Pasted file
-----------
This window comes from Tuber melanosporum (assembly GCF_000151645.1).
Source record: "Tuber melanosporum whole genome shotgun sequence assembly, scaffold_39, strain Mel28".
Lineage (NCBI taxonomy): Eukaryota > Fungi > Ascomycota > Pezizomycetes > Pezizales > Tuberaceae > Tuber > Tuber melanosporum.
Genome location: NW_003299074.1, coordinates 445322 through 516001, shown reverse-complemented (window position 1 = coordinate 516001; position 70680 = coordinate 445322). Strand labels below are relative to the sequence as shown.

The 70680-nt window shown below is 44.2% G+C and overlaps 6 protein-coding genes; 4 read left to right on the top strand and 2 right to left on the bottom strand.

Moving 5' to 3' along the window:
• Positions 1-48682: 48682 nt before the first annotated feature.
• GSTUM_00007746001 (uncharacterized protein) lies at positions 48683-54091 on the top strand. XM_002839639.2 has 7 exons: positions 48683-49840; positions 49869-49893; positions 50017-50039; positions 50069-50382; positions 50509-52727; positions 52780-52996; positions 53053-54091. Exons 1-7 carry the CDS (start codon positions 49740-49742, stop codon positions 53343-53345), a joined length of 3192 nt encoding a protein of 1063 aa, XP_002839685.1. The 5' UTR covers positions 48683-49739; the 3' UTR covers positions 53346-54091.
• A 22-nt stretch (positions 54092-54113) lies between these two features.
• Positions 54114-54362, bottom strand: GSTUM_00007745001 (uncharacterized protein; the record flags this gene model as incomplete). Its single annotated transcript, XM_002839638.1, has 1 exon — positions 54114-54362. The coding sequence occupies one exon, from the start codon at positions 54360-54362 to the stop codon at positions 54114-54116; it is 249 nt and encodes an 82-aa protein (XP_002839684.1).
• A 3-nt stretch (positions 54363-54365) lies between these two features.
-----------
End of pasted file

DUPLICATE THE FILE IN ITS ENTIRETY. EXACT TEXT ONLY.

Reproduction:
This window comes from Tuber melanosporum (assembly GCF_000151645.1).
Source record: "Tuber melanosporum whole genome shotgun sequence assembly, scaffold_39, strain Mel28".
Lineage (NCBI taxonomy): Eukaryota > Fungi > Ascomycota > Pezizomycetes > Pezizales > Tuberaceae > Tuber > Tuber melanosporum.
Genome location: NW_003299074.1, coordinates 445322 through 516001, shown reverse-complemented (window position 1 = coordinate 516001; position 70680 = coordinate 445322). Strand labels below are relative to the sequence as shown.

The 70680-nt window shown below is 44.2% G+C and overlaps 6 protein-coding genes; 4 read left to right on the top strand and 2 right to left on the bottom strand.

Moving 5' to 3' along the window:
• Positions 1-48682: 48682 nt before the first annotated feature.
• GSTUM_00007746001 (uncharacterized protein) lies at positions 48683-54091 on the top strand. XM_002839639.2 has 7 exons: positions 48683-49840; positions 49869-49893; positions 50017-50039; positions 50069-50382; positions 50509-52727; positions 52780-52996; positions 53053-54091. Exons 1-7 carry the CDS (start codon positions 49740-49742, stop codon positions 53343-53345), a joined length of 3192 nt encoding a protein of 1063 aa, XP_002839685.1. The 5' UTR covers positions 48683-49739; the 3' UTR covers positions 53346-54091.
• A 22-nt stretch (positions 54092-54113) lies between these two features.
• Positions 54114-54362, bottom strand: GSTUM_00007745001 (uncharacterized protein; the record flags this gene model as incomplete). Its single annotated transcript, XM_002839638.1, has 1 exon — positions 54114-54362. The coding sequence occupies one exon, from the start codon at positions 54360-54362 to the stop codon at positions 54114-54116; it is 249 nt and encodes an 82-aa protein (XP_002839684.1).
• A 3-nt stretch (positions 54363-54365) lies between these two features.